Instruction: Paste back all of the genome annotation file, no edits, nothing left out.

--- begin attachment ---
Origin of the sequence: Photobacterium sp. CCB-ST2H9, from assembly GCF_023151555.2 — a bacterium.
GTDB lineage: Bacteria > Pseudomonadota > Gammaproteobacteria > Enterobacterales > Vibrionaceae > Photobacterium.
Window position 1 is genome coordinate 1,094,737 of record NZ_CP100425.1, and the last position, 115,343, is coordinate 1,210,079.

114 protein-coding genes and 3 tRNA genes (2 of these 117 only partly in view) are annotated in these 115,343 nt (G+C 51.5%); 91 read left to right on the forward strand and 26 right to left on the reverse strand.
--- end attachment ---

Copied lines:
Origin of the sequence: Photobacterium sp. CCB-ST2H9, from assembly GCF_023151555.2 — a bacterium.
GTDB lineage: Bacteria > Pseudomonadota > Gammaproteobacteria > Enterobacterales > Vibrionaceae > Photobacterium.
Window position 1 is genome coordinate 1,094,737 of record NZ_CP100425.1, and the last position, 115,343, is coordinate 1,210,079.

114 protein-coding genes and 3 tRNA genes (2 of these 117 only partly in view) are annotated in these 115,343 nt (G+C 51.5%); 91 read left to right on the forward strand and 26 right to left on the reverse strand.